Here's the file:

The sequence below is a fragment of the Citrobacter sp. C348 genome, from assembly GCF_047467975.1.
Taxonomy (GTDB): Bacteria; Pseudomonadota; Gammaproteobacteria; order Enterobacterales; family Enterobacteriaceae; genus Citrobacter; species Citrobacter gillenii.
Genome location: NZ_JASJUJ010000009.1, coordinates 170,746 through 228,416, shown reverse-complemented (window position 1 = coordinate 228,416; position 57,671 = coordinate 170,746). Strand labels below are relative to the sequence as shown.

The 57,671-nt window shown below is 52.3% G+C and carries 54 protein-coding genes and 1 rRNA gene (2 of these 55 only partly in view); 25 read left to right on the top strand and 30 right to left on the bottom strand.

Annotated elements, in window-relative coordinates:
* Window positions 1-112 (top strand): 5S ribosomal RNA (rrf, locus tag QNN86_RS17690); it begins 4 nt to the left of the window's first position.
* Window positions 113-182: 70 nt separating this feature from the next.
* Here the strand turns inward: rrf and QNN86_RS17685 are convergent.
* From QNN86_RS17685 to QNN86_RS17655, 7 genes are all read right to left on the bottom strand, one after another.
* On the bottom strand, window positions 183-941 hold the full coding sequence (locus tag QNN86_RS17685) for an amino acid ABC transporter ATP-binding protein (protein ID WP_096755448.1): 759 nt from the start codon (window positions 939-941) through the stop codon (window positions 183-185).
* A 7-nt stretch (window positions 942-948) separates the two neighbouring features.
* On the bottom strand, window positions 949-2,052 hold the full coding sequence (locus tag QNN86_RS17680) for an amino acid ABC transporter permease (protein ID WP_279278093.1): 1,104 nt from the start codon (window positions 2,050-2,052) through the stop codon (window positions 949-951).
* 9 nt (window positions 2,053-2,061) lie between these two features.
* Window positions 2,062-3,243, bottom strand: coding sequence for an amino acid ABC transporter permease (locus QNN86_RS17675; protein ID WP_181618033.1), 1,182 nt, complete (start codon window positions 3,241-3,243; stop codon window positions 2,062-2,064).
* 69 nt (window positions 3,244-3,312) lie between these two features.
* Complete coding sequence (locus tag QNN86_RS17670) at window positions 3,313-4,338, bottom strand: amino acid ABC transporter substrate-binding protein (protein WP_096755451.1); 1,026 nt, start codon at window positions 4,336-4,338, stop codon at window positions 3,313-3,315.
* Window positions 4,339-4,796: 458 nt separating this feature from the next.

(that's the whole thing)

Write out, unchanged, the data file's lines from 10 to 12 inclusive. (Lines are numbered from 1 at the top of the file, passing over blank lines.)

* On the bottom strand, window positions 183-941 hold the full coding sequence (locus tag QNN86_RS17685) for an amino acid ABC transporter ATP-binding protein (protein ID WP_096755448.1): 759 nt from the start codon (window positions 939-941) through the stop codon (window positions 183-185).
* A 7-nt stretch (window positions 942-948) separates the two neighbouring features.
* On the bottom strand, window positions 949-2,052 hold the full coding sequence (locus tag QNN86_RS17680) for an amino acid ABC transporter permease (protein ID WP_279278093.1): 1,104 nt from the start codon (window positions 2,050-2,052) through the stop codon (window positions 949-951).